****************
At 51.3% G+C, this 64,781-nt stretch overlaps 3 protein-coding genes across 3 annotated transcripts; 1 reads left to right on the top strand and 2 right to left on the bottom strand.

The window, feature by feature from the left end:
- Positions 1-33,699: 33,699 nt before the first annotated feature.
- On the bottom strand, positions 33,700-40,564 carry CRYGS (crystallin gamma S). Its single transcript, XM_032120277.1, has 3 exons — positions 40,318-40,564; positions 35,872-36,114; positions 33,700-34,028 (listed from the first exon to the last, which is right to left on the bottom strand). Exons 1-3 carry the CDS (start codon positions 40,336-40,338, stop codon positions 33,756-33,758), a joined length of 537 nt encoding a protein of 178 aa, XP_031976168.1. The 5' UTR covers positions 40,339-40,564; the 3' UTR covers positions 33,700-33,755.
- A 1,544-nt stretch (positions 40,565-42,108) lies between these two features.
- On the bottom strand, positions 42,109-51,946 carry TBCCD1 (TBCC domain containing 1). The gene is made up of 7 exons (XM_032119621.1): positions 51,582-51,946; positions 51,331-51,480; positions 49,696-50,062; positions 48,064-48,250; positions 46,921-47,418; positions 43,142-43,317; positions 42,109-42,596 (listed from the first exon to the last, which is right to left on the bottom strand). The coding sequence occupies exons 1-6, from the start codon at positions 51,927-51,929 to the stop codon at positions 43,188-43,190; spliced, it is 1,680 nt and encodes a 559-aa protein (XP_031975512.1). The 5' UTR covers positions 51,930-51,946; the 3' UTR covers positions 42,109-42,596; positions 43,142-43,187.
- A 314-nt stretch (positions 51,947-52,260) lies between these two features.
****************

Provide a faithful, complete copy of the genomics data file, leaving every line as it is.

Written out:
At 51.3% G+C, this 64,781-nt stretch overlaps 3 protein-coding genes across 3 annotated transcripts; 1 reads left to right on the top strand and 2 right to left on the bottom strand.

The window, feature by feature from the left end:
- Positions 1-33,699: 33,699 nt before the first annotated feature.
- On the bottom strand, positions 33,700-40,564 carry CRYGS (crystallin gamma S). Its single transcript, XM_032120277.1, has 3 exons — positions 40,318-40,564; positions 35,872-36,114; positions 33,700-34,028 (listed from the first exon to the last, which is right to left on the bottom strand). Exons 1-3 carry the CDS (start codon positions 40,336-40,338, stop codon positions 33,756-33,758), a joined length of 537 nt encoding a protein of 178 aa, XP_031976168.1. The 5' UTR covers positions 40,339-40,564; the 3' UTR covers positions 33,700-33,755.
- A 1,544-nt stretch (positions 40,565-42,108) lies between these two features.
- On the bottom strand, positions 42,109-51,946 carry TBCCD1 (TBCC domain containing 1). The gene is made up of 7 exons (XM_032119621.1): positions 51,582-51,946; positions 51,331-51,480; positions 49,696-50,062; positions 48,064-48,250; positions 46,921-47,418; positions 43,142-43,317; positions 42,109-42,596 (listed from the first exon to the last, which is right to left on the bottom strand). The coding sequence occupies exons 1-6, from the start codon at positions 51,927-51,929 to the stop codon at positions 43,188-43,190; spliced, it is 1,680 nt and encodes a 559-aa protein (XP_031975512.1). The 5' UTR covers positions 51,930-51,946; the 3' UTR covers positions 42,109-42,596; positions 43,142-43,187.
- A 314-nt stretch (positions 51,947-52,260) lies between these two features.